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Carpal Tunnel Syndrome
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Experiences with Carpal Tunnel Syndrome and Cortisone Injection

2 people have experienced Cortisone Injection. Have you?

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1 person has tried Cortisone Injection 1 person has prescribed Cortisone Injection
Has prescribed it
Would recommend it
Posted 12 years ago

A cortisone injection may be used to reduce the swelling in the carpal canal and thereby reducing the pressure on the median nerve that causes the acute symtpoms of carpal tunnel syndrome. IN early mild cases, the injection alone when combined with splinting may be enough to reverse the disease and "cure" the carpal tunnel of its disease. In more moderate to severe cases symptoms may be reduced or erased but recurrent symptoms may occur. A ressponse to an injection however is a favorable sign for eventual success of surgery if surgery is offered at a later date. Failure of an injection to work does not mean that surgery is not indicated but success of an injection is another positive factor associated with a better outcome for surgery. For some a cortisone injection is pallitive atbest but "buys one time" so that pain and numbness is reduced in anticipation of surgery at a later date. Injections oare just one of the arms of treatment for carpal tunnel and like spliintng, NSAIDs or surgery should not be thought of as the only way to treat carpal tunnel symptoms. There is no one treament algorithm that applies to everyone.

Let me add that even with injection I often prescribe a splint to be worn at night and the biggest mistake I seeis that when someone feel better from an injection, they abandon their splint causing the wrist to flex at night and adding again to the irritation in the carpal canal. The best non-surgical, non-drug treatment for carpal tunnel syndrome is a wrist splint. This is especially true for early mild carpal tunnel syndrome with occasional activity related symptoms and night time or nocturnal tingling. By keeping the wrist in a neutral position the median nerve has less pressure placed upon it from the surrounding tissues. It is pressure that exceeds the normal capillary pressure within the nerve itself that forces blood out of the nerve and leads to the changes in the nerve that are seen in carpal tunnel. In early carpal it is just a transient temporary loss of blood to the nerve. This is why when one wakes up with numb fingers form carpal tunnel that hanging hands down or shaking works, it forces the blood back into the nerve.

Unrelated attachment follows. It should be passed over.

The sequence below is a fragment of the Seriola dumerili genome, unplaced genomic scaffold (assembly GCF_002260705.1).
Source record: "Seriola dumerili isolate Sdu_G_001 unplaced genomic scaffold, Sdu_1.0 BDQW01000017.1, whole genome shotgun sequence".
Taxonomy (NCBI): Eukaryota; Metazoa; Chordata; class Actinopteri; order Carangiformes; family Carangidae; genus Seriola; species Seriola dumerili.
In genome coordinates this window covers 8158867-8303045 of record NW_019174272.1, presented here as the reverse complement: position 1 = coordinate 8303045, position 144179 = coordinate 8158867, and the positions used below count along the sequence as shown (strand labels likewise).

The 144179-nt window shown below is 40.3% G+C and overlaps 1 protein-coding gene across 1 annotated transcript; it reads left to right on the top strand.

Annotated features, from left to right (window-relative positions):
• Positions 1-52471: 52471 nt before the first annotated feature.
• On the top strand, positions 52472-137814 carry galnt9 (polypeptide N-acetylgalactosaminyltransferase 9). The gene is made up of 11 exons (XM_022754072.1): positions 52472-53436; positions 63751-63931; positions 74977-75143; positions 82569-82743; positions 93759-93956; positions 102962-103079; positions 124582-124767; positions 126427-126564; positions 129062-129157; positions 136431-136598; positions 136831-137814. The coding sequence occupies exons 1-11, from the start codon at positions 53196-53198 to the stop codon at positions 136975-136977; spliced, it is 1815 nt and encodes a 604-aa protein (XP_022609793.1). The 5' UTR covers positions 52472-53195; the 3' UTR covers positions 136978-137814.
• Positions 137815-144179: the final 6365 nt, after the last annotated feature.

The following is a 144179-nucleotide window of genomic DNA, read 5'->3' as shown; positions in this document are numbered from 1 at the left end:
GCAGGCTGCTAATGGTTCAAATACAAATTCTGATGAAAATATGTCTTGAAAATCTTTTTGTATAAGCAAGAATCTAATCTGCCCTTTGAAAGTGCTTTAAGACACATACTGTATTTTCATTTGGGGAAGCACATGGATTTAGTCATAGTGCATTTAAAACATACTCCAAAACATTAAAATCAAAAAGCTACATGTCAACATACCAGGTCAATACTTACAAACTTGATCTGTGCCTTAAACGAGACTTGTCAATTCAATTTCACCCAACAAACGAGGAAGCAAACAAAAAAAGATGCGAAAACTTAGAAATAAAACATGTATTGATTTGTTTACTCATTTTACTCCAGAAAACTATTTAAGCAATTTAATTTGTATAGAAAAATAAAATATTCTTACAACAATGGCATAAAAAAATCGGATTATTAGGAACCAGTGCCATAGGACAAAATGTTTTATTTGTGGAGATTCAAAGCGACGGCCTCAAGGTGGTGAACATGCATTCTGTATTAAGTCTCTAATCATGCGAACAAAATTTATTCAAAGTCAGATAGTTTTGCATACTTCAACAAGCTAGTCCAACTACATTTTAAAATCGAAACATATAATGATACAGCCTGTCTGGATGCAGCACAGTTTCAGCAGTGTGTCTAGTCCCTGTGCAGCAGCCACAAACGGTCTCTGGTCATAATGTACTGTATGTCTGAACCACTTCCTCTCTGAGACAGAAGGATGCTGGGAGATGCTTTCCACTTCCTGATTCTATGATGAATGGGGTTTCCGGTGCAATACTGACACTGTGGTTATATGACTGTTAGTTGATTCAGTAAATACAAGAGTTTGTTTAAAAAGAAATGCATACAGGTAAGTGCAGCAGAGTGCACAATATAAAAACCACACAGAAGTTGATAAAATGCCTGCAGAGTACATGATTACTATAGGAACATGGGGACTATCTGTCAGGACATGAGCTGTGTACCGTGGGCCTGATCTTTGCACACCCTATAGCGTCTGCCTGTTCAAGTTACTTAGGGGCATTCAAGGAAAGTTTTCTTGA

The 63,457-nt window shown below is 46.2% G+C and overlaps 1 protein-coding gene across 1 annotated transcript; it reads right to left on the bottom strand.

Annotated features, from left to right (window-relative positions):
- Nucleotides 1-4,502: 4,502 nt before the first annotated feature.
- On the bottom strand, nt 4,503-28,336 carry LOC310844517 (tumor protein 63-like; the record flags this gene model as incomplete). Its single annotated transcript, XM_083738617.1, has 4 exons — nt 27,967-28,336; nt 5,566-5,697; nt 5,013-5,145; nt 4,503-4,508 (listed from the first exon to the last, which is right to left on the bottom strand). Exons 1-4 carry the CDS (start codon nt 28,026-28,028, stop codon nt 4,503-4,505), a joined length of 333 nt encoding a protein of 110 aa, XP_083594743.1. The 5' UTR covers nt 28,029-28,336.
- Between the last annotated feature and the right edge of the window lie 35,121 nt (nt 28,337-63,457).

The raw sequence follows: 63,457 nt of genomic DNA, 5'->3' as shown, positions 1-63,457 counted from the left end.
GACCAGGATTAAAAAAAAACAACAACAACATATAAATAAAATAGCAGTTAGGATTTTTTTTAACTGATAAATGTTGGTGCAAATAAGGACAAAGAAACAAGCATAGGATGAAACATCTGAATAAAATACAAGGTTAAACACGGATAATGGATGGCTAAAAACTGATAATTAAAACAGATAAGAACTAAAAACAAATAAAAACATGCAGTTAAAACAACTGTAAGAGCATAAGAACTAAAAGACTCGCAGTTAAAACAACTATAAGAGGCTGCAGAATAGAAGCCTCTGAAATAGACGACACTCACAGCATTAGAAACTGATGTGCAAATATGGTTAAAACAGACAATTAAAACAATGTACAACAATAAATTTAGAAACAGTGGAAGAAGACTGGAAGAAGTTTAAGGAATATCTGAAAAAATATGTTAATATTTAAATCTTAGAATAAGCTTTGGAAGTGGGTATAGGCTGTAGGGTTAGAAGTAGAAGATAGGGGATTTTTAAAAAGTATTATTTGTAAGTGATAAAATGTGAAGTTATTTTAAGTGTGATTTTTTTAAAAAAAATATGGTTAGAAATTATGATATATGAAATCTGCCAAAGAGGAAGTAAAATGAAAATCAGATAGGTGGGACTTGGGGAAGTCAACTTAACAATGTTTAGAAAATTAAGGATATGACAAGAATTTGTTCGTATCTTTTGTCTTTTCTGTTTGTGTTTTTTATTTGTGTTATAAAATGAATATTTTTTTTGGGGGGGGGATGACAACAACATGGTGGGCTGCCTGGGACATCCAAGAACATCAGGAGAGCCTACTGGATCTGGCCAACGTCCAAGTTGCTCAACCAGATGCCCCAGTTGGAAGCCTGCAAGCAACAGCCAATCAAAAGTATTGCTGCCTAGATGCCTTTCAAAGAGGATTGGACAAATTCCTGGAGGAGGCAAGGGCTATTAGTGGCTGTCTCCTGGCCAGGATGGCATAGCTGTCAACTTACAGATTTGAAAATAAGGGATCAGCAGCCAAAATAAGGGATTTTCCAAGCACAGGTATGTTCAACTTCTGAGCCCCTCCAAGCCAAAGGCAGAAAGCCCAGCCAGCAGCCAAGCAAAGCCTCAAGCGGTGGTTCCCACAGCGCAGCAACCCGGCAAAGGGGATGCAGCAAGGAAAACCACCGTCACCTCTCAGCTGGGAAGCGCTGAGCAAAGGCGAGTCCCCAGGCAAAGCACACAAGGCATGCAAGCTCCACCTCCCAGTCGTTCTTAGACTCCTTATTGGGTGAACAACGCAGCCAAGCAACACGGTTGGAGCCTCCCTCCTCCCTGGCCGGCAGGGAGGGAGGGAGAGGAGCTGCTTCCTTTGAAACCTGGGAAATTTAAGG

When we sleep, the fluid in our body that spends the day finding it way into our feet ( that may feel tired and swollen) at the end of the day now redistributes itself when we lie down. At night when we also flex our wrists or extend our wrists into awkward positions it also puts pressure on the nerve. The extra swelling in the nerve and the position can often be lessened by using a simple night time wrist splint. Only a small increase in pressure is needed to push the blood out of the median nerve. Think about when you push on your own palm or fingertip skin and it goes flat or changes color, that's al it takes. Now imagine you put pressure on that same spot every night for a few hours and that area was also subject to increased pressure form local swelling.

SO an injection and a night splint are synergistic

1 0
Has tried it
Would not recommend it
Posted 11 years ago

The injection was very painful as it was given directly into my wrists to relieve the median nerve. I could feel it shoot down my my middle finger, my index finger and my thumb. My hands/wrists hurt for a week and the shot has only reduced the pain of my carpal tunnel by maybe 30%. Hope this helps anyone who thinks about getting the shots, as for me I don't think the pain of the injection is worth what you get in exchange.

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